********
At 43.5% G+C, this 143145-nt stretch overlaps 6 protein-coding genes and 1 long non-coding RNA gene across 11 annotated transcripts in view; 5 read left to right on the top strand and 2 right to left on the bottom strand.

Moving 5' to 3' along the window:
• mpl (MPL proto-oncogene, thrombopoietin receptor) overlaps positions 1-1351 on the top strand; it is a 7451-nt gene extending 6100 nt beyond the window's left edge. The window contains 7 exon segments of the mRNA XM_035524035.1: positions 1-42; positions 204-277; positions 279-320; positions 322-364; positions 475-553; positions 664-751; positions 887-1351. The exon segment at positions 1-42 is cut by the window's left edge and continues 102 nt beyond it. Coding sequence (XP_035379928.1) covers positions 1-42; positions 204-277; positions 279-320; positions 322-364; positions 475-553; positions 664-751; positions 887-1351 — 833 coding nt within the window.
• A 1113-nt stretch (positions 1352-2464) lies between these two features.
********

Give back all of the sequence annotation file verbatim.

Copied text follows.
At 43.5% G+C, this 143145-nt stretch overlaps 6 protein-coding genes and 1 long non-coding RNA gene across 11 annotated transcripts in view; 5 read left to right on the top strand and 2 right to left on the bottom strand.

Moving 5' to 3' along the window:
• mpl (MPL proto-oncogene, thrombopoietin receptor) overlaps positions 1-1351 on the top strand; it is a 7451-nt gene extending 6100 nt beyond the window's left edge. The window contains 7 exon segments of the mRNA XM_035524035.1: positions 1-42; positions 204-277; positions 279-320; positions 322-364; positions 475-553; positions 664-751; positions 887-1351. The exon segment at positions 1-42 is cut by the window's left edge and continues 102 nt beyond it. Coding sequence (XP_035379928.1) covers positions 1-42; positions 204-277; positions 279-320; positions 322-364; positions 475-553; positions 664-751; positions 887-1351 — 833 coding nt within the window.
• A 1113-nt stretch (positions 1352-2464) lies between these two features.